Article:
Richard Heckler 9 years, 9 months ago

"Vouchers are a pernicious, steal-from-the-poor-and-give-to-the-rich scheme. They take money from our public school students, give it instead to private schools, and abandon many of our children in the process" - NAACP executive director Kweisi Mfume

"The privatization of schooling would produce a new, highly active and profitable industry." - Milton Friedman

Milton Friedman like the Waltons and some members of the Koch family are quite active in pursuing vouchers for this private school industry. The Christain Coalition is also an active pusher.

Kookamooka 9 years, 9 months ago

My son wen to a private school and recieved a terrible education. They educate the mainstream, middle of the road kid who fits directly into the "average". If your child has a speech impediment or is intellectually gifted, the private schools are NOT the places to send them. They will, and often, do, get left behind. I was dissapointed in the education he received. Private schools are great for xenophobic parents but really limit the exposure children have to creative and inspired teachers. "Class open your book to page 400 and lets begin reading aloud together.....drone, drone, drone."

bobi 9 years, 9 months ago

kookamooka

I don't know what private school your child attended, but I find it to be quite the opposite. My children are currently in a private school. This is the best place for them to be. The school does as it pleases, educates as it pleases, and does not answer to politicians who control the spending. That's the whole idea...get it?

John1945 9 years, 9 months ago

Private schools, far from get rich quick schemes are often run on a shoestring budget by people who are correctly terrified of putting their kids in government schools where the kooks from the KNEA and leftist administrators continue to transform them into America-hating child abuse centers.

The vast majority of the parents are working and middle-class folks who don't want their children indoctrinated with the trash the educrats are trying to cram down their throats, or taught by union thugs whose only concern is the size of their paycheck and how much work they don't have to do.

bobi 9 years, 9 months ago

John 1945:

Right on! I applaud your honesty. You have hit it right on the nail. Our school does operate on a tight budget, and it is very difficult to pay the tuitions. I do however feel it is worth the benefits.

John1945 9 years, 9 months ago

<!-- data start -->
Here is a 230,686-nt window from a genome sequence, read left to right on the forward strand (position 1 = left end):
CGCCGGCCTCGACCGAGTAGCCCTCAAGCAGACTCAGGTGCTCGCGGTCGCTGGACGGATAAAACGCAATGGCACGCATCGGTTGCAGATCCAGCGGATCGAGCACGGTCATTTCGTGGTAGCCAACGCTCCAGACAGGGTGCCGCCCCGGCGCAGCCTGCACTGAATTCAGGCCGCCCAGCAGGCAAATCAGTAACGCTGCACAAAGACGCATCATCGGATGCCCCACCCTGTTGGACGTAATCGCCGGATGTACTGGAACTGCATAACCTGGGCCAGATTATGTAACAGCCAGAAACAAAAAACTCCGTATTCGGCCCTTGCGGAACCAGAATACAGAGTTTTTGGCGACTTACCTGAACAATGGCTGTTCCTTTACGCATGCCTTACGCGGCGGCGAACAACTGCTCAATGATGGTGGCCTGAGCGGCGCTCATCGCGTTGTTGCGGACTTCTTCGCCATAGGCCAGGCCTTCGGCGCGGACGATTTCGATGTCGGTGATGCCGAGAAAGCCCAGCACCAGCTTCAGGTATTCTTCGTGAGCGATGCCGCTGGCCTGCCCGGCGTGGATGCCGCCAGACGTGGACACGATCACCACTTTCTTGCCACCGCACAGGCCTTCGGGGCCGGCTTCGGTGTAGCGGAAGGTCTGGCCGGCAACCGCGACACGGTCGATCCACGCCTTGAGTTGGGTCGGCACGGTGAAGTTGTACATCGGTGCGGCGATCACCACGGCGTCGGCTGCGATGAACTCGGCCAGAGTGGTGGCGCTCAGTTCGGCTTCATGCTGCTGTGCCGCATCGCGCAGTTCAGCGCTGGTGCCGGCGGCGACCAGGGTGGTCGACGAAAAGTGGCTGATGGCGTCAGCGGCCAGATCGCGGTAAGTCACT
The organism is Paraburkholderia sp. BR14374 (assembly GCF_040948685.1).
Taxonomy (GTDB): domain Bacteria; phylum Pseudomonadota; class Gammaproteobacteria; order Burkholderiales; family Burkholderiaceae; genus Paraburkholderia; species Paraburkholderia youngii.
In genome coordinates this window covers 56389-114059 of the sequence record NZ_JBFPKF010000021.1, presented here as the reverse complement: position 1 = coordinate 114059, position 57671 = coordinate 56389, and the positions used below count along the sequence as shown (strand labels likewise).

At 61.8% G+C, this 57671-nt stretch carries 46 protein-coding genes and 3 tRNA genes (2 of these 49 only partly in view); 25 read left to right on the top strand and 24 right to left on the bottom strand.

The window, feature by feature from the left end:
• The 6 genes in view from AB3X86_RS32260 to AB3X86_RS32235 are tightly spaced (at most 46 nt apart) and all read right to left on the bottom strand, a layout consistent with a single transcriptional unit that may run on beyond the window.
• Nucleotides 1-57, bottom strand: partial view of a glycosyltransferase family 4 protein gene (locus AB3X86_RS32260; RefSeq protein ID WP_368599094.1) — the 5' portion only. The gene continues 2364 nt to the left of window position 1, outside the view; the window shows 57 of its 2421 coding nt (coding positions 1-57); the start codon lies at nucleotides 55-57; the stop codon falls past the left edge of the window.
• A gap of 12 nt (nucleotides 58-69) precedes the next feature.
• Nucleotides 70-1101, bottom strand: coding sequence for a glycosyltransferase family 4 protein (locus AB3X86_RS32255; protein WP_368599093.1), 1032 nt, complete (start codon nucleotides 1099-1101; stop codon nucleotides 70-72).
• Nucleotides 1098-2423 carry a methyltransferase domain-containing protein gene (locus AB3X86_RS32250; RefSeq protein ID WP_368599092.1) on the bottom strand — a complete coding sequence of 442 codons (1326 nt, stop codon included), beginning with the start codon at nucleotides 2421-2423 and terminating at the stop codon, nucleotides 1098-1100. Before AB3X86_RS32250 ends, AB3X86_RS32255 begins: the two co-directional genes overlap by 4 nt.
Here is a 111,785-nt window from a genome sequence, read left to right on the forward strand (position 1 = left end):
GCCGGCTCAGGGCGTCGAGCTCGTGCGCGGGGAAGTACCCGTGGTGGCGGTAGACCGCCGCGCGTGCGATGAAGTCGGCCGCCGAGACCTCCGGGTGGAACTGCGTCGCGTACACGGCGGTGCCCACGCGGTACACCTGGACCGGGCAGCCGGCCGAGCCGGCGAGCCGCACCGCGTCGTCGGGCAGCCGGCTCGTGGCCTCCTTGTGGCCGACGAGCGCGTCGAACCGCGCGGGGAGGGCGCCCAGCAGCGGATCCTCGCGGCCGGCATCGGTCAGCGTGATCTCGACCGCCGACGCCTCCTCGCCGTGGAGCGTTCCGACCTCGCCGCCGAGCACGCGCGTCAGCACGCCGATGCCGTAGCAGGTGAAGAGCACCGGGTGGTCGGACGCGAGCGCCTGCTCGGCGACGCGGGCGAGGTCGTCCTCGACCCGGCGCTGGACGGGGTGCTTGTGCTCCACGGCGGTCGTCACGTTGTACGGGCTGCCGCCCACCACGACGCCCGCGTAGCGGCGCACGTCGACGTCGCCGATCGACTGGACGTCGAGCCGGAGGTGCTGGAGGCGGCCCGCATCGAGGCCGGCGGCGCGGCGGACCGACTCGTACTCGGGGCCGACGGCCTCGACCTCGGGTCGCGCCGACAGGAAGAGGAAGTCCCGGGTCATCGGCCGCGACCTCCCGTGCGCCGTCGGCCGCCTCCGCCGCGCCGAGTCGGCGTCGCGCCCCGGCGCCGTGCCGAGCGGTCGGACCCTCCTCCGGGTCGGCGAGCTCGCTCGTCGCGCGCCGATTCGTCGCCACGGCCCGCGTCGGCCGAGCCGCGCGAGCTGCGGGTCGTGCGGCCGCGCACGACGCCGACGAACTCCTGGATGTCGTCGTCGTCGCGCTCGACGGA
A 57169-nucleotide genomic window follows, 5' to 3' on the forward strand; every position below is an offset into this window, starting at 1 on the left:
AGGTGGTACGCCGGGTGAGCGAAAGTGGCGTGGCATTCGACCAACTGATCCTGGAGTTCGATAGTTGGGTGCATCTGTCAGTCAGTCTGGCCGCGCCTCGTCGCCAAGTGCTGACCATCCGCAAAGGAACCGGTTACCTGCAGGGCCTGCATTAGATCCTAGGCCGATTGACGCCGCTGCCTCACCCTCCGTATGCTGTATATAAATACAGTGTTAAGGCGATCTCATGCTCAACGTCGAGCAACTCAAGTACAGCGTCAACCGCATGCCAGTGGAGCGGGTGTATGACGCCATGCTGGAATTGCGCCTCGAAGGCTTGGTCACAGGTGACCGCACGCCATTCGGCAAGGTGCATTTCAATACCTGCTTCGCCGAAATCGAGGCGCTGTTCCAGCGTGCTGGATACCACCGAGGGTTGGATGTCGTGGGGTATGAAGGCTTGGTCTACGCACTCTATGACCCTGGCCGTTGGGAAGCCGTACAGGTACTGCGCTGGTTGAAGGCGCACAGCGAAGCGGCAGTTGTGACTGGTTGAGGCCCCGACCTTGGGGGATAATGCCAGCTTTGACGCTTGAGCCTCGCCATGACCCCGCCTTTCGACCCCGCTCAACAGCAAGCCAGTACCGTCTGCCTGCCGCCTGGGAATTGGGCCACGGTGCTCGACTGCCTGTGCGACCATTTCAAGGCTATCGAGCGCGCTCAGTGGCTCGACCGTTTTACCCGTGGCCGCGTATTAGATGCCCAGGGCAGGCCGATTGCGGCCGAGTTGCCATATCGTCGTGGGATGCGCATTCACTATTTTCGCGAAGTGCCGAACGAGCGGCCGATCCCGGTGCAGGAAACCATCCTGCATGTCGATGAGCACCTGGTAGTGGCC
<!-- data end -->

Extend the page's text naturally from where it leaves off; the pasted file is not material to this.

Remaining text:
The real distinction between private schools and public schools is that the private schools fire the duds who can't teach, and throw out the punks who don't want to learn.

If you want to clean up government schools, they need to do the same. Unfortunately, the teachers unions protect the duds and the libs reward the punks who refuse to learn with an endless parade of useless programs that pay them to be morons.

If you give someone a shot at a free education and they don't take it, society owes them nothing and they should be removed from the schools so they don't ruin someone else's chance to get a decent education. As long as they know there's and endless list of programs to get their 2nd through 200th chances, they'll continue to screw around in school.

Kodiac 9 years, 9 months ago

John1945 I am curious as to why you indicate that "Private schools, far from get rich quick schemes are often run on a shoestring budget". While you are correct for some of the private schools, the statement itself does not correlate to anything being discussed above. There is no mention of a "get rich quick scheme". What is being said though is that vouchers does take money away from families with lower incomes and benefits families who can afford to send their child to private schools.

As far as your other negative comments, it is clear you are still trying to inflame rather than offer constructive criticism. They only give an indication of how little you know and the size of your ego.

lunacydetector 9 years, 9 months ago

private schools have higher test scores. they are run on a shoestring. that means money is not the cure all people are indoctrinated to believe.

John1945 9 years, 9 months ago

Kodiac, your ad hominem simply indicates the weakness of the arguments in support of government schools.

The vast majority of students in private schools are from working and middle-class families and Merrill's comments (although I can see why you'd ignore them) suggest that private schools are some great corporate scam.